By Anna Pulley
By Erin Sherbert
By Chris Roberts
By Erin Sherbert
By Rachel Swan
By Joe Eskenazi
By Erin Sherbert
By Erin Sherbert
"It's the same secret procedures, the same violations of our human and constitutional rights" as during their Panther years, Jones said.
Amid the fallout from 9/11, the Patriot Act loosened the definition of terrorism as the Department of Homeland Security sought to tighten the nation's safety measures. John Ashcroft, then the attorney general, herded the resources of federal law enforcement agencies to fight the war on terror. He stayed quieter about seeking to corral San Francisco's terrorists of yore, the radical activists of the Vietnam War and Civil Rights era.
In 2002, while reheating the Ingleside probe, federal and state authorities pulled another file out of deep freeze. In February 1970, 18 months before Sgt. Young's murder, a bomb exploded at the Park Police Station, killing one officer and injuring nine. Then as now, authorities suspected the Weather Underground of carrying out the plot, and in 2003, federal prosecutors convened a grand jury.
Both the Ingleside and Park station cases raised questions from legal observers about what, if any, new evidence authorities unearthed to justify impaneling a grand jury. Few answers have surfaced in either probe. Part of the problem derives from the unwillingness of authorities to grant full immunity to witnesses in exchange for testimony. In the case of the ex-Panthers called before the grand jury, prosecutors sought to reserve the right to indict them in particular circumstances.
"That isn't immunity," says defense attorney Richard Mazer, who represents Brown. "That's a ploy."
Meanwhile, the vast scope of the grand jury questions posed to the former Panthers resemble the net-casting approach of the House Un-American Activities Committee, with witnesses asked if they've ever known any of dozens of people. According to court records, other queries were so broad as to be round: "Between 1969 and 1973, had you heard of a group or organization or entity known as the Black Liberation Army?"
"At this point," says defense lawyer John Philipsborn, who represents Jones, "it appears [authorities] are on a fishing expedition."
The serving of DNA warrants on more than 20 people this summer may or may not portend a new lead in the case authorities aren't talking. The FBI agent handling the Young murder probe, Joseph Engler, declined to comment, while a U.S. Attorney's Office spokesman, citing agency policy, refused to deny or confirm the existence of an investigation. David Druliner, a state deputy attorney general who oversaw the two grand juries convened last year, also declined to comment.
But three law enforcement sources who spoke on condition of anonymity offer one possible reason for the case staying afloat. Speculation has persisted since the time of Young's death that the FBI had surveillance on those involved in the Ingleside attack and failed to avert the tragedy. Thirty-five years later, the story goes, the agency wants to atone for that lapse.
The theory's veracity aside, ex-Panthers argue that the FBI stood as the leading terrorism organization of its day. Under J. Edgar Hoover, who once declared the Panthers "the greatest threat to internal security of the country," the agency launched COINTELPRO, a counterintelligence program aimed at infiltrating and imploding radical groups.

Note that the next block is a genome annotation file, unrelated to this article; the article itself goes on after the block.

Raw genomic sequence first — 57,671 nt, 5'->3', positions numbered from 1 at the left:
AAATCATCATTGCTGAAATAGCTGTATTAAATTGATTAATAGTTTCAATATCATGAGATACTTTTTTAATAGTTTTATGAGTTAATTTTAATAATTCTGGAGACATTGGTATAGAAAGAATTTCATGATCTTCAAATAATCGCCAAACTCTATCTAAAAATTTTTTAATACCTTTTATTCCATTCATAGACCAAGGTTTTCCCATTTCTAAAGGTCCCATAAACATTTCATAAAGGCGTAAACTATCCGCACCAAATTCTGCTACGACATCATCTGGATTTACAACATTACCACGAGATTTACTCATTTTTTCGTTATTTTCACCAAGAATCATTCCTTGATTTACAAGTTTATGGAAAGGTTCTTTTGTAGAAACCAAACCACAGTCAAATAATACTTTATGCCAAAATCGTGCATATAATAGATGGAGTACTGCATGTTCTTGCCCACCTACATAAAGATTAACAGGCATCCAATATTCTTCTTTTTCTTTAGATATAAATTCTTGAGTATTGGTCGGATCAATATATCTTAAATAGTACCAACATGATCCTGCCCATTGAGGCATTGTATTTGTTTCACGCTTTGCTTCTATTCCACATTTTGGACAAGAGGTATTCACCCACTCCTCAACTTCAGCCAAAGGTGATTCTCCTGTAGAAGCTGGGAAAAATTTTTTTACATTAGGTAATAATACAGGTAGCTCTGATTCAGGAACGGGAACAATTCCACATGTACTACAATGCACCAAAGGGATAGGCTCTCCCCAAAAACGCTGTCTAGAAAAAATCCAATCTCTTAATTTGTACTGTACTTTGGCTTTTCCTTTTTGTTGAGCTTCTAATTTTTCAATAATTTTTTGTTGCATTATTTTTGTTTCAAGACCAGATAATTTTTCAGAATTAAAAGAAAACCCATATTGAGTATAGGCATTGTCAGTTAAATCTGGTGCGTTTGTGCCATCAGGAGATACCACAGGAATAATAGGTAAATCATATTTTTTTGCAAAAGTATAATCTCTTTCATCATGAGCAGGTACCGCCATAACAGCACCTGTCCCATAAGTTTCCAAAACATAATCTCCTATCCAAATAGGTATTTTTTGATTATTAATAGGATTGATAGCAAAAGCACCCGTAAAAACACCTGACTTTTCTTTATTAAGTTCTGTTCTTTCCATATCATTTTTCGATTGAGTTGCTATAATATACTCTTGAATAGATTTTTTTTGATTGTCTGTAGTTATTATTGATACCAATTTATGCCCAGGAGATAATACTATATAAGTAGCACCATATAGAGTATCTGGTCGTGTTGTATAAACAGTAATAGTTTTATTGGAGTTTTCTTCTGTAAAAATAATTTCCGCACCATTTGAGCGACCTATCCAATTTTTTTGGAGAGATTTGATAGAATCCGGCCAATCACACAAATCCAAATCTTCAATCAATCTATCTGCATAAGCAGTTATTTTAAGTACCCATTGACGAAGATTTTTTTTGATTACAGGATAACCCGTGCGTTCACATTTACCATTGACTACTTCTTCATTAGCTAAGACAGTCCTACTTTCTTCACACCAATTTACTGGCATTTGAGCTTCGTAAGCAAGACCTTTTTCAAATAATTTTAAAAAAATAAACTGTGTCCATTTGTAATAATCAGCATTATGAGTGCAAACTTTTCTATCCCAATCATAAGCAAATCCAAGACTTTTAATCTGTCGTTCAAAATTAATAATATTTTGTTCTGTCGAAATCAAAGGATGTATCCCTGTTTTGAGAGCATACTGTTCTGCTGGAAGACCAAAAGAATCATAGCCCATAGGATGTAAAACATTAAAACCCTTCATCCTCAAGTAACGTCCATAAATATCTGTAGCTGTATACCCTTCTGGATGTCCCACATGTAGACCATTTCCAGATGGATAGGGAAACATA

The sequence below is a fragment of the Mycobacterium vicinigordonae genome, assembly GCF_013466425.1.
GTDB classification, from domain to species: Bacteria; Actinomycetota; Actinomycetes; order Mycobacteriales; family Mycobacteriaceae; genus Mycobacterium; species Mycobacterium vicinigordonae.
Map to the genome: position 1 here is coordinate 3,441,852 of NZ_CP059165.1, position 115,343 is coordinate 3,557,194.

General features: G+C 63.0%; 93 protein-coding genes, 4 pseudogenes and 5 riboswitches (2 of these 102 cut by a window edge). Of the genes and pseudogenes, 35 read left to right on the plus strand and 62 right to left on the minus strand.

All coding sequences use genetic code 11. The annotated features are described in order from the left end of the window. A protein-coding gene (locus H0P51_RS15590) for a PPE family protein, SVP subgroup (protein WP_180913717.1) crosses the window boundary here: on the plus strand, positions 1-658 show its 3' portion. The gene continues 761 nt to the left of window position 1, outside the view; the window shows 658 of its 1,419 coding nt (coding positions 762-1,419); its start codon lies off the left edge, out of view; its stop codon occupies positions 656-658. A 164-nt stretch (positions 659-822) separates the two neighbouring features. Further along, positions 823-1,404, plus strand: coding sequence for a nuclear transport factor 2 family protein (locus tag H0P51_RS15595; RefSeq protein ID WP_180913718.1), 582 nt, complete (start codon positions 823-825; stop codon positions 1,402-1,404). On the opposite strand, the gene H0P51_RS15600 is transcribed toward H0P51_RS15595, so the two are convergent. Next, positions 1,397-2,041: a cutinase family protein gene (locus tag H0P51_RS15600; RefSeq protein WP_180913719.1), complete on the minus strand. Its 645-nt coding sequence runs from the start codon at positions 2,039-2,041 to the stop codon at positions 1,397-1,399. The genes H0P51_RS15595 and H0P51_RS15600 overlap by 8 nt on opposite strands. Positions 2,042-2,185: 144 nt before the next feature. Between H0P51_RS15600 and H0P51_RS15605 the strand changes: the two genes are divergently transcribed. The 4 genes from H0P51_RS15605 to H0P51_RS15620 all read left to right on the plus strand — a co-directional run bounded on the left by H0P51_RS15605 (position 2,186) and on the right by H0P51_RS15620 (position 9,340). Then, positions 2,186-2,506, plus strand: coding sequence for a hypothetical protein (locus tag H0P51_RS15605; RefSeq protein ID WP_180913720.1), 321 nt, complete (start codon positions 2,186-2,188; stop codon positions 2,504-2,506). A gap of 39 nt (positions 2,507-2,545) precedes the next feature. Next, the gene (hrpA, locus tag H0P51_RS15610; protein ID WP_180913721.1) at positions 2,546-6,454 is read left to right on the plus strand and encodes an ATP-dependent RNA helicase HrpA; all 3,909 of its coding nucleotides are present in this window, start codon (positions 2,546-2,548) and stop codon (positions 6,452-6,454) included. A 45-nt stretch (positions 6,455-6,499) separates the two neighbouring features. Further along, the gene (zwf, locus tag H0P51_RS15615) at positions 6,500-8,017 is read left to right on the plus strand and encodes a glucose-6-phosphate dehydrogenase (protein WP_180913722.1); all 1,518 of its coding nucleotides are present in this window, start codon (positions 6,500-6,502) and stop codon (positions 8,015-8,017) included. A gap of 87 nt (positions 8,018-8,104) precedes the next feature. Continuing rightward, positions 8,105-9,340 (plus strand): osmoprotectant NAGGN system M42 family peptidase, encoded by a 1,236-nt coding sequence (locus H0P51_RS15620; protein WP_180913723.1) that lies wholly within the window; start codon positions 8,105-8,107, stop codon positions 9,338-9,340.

A 1976 Senate investigation into COINTELPRO uncovered a spy agency gone wild. Some two to three dozen assassinations of Black Panther members, including the slaying of Chicago chapter leader Fred Hampton, traced back to covert FBI activities. Wrongful convictions piled up like cordwood: Geronimo Pratt, Ernest Graham, Robert Wilkerson. (Last week, a Louisiana state court official announced that a 1972 murder conviction of a former Panther should be set aside, owing to tainted testimony from several witnesses.)
The grand jury investigations in the Ingleside case smack of COINTELPRO revisited, says former Panther Kathleen Cleaver, a visiting lecturer at Emory University in Atlanta. "This is not law enforcement," says Cleaver, whose late ex-husband, Eldridge, served as the party's minister of information. "It's an attempt to harass those who had the audacity to join the revolution."
Those in law enforcement counter that trying to nail Young's killer and accomplices resembles efforts to convict Byron de la Beckwith 30 years after he killed civil rights worker Medgar Evers in Mississippi. (Beckwith, sentenced to life in prison in 1994, died seven years later.) "This has nothing to do with reliving or destroying the revolution," one source says. "This has to do with a cop being killed and trying to figure out who did it."
In the same respect, after so many years, old grievances harden, and skeptics of the Young probe doubt authorities will persuade anyone to share details about a murder in 1971. "It's a 35-year-old case," says another law enforcement source, "and these are not the kind of people who are going to find religion and confess. If you think otherwise, you're living a pipe dream."
Birney Jarvis covered Young's murder for the Examiner. The retired reporter considered the soft-spoken sergeant a friend, and when the two occasionally got together for drinks, Young voiced concerns about the antics of radicals and cops alike. "He had a sense that there wasn't enough understanding on either side," Jarvis says. "He didn't think stockpiling guns or cracking skulls would solve a whole lot of problems."
Geraldine Young, John's widow, moved to Sonoma after her husband died, leaving behind the city where she lost him. Those who know her say she dislikes visits she receives from prosecutors and investigators to discuss the case. Now in her 80s and residing in an assisted-living facility, she quietly turned down SF Weekly'srequest to talk about her late husband.